Troubling new COVID-19 strain has spread to about half the states; FL leads nation in those variant cases

By: - January 26, 2021 2:37 pm

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Nearly half of the nation has seen cases of the new, more transmissible COVID-19 strain that was first identified in the United Kingdom, with Florida once again leading in U.S. cases.

Late Monday, Florida jumped from 50 to 92 cases of the variant known as B.1.1.7. (The cases identified are based on a sampling of specimens and do not represent the total number of B.1.1.7 cases across the nation, according to the CDC.)

Meanwhile, Gov. Ron DeSantis, state Surgeon General Scott Rivkees and the Florida Department of Health still haven’t been providing information to the public about the troubling new strain. DeSantis is largely focused on the vaccination rollout in the state and opening up more vaccine distribution sites.

Previously, California had reported the most variant cases in the nation, with 72, according to the federal Centers for Disease Control and Prevention (CDC). But now, California is slightly trailing Florida with 90 cases as of Tuesday. The CDC updates case numbers every Monday, Wednesday, and Friday, according to its website.

Since Friday, additional states have reported cases of the new COVID-19 strain – Washington and North Carolina, with one case alike. As of Tuesday, 24 states have identified infections with the new COVID-19 variants, totaling 293 cases.

That number compares to 195 cases in 22 states reported on Friday by the CDC. Cases are expected to continue to climb, as federal health officials earlier warned of the new COVID-19 variant potentially becoming the dominant strain by March.

At issue is that Florida’s top officials are failing to inform the public about the emergence of the new COVID-19 strain that is potentially more lethal, in order to make decisions about strengthening safety measures to protect against infections.

The state health department has been silent on the issue since tweeting about the first case on Dec. 31, 2020, involving a man in his 20s in Martin County, north of Palm Beach County. Lawmakers and local health officials held a press conference on Jan. 2 in Martin County, but that was it. There’s been no press conferences, news releases or Twitter and Facebook since that Martin case was identified on New Year’s Eve.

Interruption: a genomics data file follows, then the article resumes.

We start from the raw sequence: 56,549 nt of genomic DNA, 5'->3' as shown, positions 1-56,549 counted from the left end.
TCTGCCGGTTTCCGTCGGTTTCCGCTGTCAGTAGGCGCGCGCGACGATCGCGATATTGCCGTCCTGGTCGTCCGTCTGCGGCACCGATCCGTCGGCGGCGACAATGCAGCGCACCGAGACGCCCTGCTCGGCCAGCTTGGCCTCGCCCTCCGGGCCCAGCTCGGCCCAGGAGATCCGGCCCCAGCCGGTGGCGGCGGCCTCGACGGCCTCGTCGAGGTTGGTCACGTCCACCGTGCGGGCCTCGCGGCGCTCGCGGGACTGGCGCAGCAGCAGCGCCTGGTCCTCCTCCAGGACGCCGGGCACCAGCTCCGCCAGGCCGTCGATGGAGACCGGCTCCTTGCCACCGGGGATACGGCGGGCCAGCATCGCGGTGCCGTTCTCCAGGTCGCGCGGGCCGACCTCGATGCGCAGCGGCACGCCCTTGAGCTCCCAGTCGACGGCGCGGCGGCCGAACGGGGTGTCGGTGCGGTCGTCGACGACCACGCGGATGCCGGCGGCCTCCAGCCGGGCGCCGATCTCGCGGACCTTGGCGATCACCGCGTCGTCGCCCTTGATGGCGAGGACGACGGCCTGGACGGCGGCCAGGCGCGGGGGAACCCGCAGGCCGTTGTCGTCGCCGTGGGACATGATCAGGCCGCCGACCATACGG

CDC health experts and media reports have also raised concerns over other variants of the coronavirus circulating in other countries, such as COVID-19 strains in South Africa and Brazil. Scientists are hopeful that the current vaccines used to fight the pandemic from Pfizer-BioNTech and Moderna will offer protection against mutations.

“In Brazil, a variant of SARS-CoV-2 (known as P.1) emerged and was identified in four travelers from Brazil, who were tested during routine screening at Haneda airport outside Tokyo, Japan,” the CDC said on its website.

Moderna says its COVID-19 vaccine offers overall protection against COVID-19 variants but more protection against the UK strain than the one found in South Africa, according an NPR report.

That report said Moderna plans to “test booster doses of its vaccine, including one that would be tailored to fight strains that have recently emerged.” The South Africa variant has not appeared in the United States but that could change as the pandemic continues.

Here are the variant cases across the country as of Tuesday, from the CDC:

Florida, 92 cases.

California, 90

New York, 22

Michigan, 17

Colorado, 9

Illinois, 9

Texas, 7

Georgia, 6

Minnesota, 5

Pennsylvania, 5

Connecticut, 4

Indiana, 4

Maryland, 4

Massachusetts, 3

Wisconsin, 3

Wyoming, 2

New Jersey, 2

New Mexico, 2

Tennessee, 2

Louisiana, 1

Oregon, 1

Utah, 1

North Carolina, 1

Washington, 1

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Issac Morgan
Issac Morgan

Issac Morgan is a 2009 graduate of Florida A&M University's School of Journalism, and a proud native of Tallahassee. He has covered city council and community events at the Gadsden County Times, worked as a sports news assistant at the Tallahassee Democrat, a communications specialist for the Florida Department of Agriculture and Consumer Services, and as a proofreader at the Florida Law Weekly.